We don’t all have the luxury of professional blanket cleaning and repair — if you’re a do-it-yourselfer when it comes to blanket maintenance, here are our favorite tips and tricks for extending the life of your expensive blankets!
It’s blanketing season for those of us who by choice or necessity will now spend the next four months obsessively checking the weather forecasts and trying to decide between medium or heavy. While some of us might be unzipping the package on some brand-new sheets this year and others are digging our professionally-cleaned and -repaired blankets out of storage, there are others among us — again, by choice or necessity — who tackle all of that blanket maintenance ourselves. For the DIY warriors out there, here are a few tested-and-true tips for getting the most out of your blankets!
Post a question about washing turnout blankets to any public group on social media and you’ll get a variety of responses — some claim that washing and drying in industrial or home washers is fine; others claim that drying the blankets will kill the waterproofing while still others claim it’s the kind of detergent one uses that will render your blanket as leaky as a sieve next year. From anecdotal experience, I can state that when I worked at a large 70-stall equestrian center, we washed and dried our turnout blankets every spring and rarely had any issues with waterproofing.
Now tragically without a designated horse clothing washer/dryer set, I’m a little more choosy about what I put in my home appliances. Faced with a pile of fairly disgusting, muddy turnout sheets and blankets every year, I prefer to wash mine outside.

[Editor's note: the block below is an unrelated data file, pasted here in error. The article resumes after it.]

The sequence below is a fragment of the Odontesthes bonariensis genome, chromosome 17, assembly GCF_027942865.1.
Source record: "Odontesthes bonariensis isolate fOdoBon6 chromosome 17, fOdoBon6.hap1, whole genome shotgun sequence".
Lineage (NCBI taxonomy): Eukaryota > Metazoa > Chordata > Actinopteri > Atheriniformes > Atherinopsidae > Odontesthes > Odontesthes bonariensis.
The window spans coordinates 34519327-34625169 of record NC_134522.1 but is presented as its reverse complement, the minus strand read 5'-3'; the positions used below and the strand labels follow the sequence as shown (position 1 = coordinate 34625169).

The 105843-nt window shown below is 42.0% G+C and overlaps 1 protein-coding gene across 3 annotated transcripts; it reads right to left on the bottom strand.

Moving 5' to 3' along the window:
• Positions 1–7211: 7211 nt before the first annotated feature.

I’ve found an electric pressure washer to be a valuable tool in blasting the crusted-on mud and inevitable manure off of the blankets inside and out. I have not used a gas-powered pressure washer on blankets; I do know they tend to be a bit more powerful than the electric models so proceed with caution!
After the initial mud and gunk has been pressure-washed away, tackle the rest of the built-up with some good old-fashioned elbow grease: a stiff brush and Dawn dish soap work well to get out all of the dirt and grime. Soak in a tub if necessary.
Minor repairs such as small holes and tears can be handled at home without a major investment in a sewing machine. Gorilla Tape has been a game-changer for me in recent seasons; for larger holes and rips Gorilla Tape also manufactures a wide tape patch. A few notes on Gorilla Tape: the adhesive works best when it’s applied to a clean surface, so at minimum, go over those blankets with a stiff brush before repairing. It also works best when both the tape and the repair surface are warm, so bring the blanket home if you can. The tape patches do not breathe like the blanket material, so plan accordingly if you are repairing a lot of rips!
You can also repair blankets with patches from old sheets adhered with waterproof glue. A catastrophically-damaged blanket can still have plenty of salvageable parts for repairing others — the tail flap in particular is usually a good size, maintains its waterproofing and is easy to cut off of an old blanket to save for making patches.
Interior tears can be repaired with needle and thread; you can also apply a fabric patch to ensure a smooth surface against your horse’s coat.
If your blanket has truly given up the ghost with an irreparable tear, make sure you save all of the hardware — chest buckles, belly buckles and of course those leg straps!
A number of waterproofing treatments and sprays can be applied to tired blankets. Many of these are available at camping or outdoor stores. I’ve used Nikwax to great effect but there are many similar products out there! Applying new waterproofing can usually get another season out of an older blanket, and if you’re diligent about re-applying you might be able to extend its life for several years.
What DIY blanket tips do you have to share? Let us know in the comments!